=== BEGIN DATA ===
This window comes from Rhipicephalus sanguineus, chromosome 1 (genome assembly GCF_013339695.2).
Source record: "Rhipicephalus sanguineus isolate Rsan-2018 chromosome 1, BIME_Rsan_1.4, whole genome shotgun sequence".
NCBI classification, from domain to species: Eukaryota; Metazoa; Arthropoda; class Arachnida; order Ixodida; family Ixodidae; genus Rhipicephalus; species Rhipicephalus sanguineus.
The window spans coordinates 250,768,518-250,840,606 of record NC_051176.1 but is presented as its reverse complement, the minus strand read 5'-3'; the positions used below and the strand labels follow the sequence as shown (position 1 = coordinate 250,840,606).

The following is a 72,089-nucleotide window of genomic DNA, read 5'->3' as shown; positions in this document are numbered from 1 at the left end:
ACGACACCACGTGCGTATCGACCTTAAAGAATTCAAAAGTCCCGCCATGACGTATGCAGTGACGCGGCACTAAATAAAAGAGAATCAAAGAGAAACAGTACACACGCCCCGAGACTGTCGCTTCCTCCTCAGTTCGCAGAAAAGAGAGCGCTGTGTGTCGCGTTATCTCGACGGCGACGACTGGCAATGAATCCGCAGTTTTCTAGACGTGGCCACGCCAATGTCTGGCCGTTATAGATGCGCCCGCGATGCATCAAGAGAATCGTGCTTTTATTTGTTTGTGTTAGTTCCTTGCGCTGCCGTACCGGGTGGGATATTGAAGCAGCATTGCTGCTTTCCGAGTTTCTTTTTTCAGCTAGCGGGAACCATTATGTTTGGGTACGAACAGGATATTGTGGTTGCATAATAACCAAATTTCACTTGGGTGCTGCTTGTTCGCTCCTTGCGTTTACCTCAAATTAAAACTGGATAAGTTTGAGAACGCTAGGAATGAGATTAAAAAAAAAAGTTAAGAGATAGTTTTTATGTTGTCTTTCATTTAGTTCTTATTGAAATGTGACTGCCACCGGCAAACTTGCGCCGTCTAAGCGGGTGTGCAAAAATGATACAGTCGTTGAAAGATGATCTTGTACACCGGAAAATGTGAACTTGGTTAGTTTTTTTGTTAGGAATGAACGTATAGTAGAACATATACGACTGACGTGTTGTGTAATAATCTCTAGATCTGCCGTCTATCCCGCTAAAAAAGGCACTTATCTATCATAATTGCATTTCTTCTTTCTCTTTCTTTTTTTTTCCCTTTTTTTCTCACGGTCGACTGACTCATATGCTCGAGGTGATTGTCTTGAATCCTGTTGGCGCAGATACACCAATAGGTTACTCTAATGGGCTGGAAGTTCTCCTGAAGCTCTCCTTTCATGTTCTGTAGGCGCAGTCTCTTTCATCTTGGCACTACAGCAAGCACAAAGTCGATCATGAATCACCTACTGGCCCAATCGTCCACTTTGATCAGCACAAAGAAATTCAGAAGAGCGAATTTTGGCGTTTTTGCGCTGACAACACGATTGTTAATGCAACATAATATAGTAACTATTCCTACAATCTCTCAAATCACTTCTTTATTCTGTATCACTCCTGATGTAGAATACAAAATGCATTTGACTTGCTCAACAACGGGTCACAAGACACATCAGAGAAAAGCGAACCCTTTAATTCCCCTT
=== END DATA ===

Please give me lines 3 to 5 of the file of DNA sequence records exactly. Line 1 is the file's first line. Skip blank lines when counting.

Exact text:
NCBI classification, from domain to species: Eukaryota; Metazoa; Arthropoda; class Arachnida; order Ixodida; family Ixodidae; genus Rhipicephalus; species Rhipicephalus sanguineus.
The window spans coordinates 250,768,518-250,840,606 of record NC_051176.1 but is presented as its reverse complement, the minus strand read 5'-3'; the positions used below and the strand labels follow the sequence as shown (position 1 = coordinate 250,840,606).

The following is a 72,089-nucleotide window of genomic DNA, read 5'->3' as shown; positions in this document are numbered from 1 at the left end: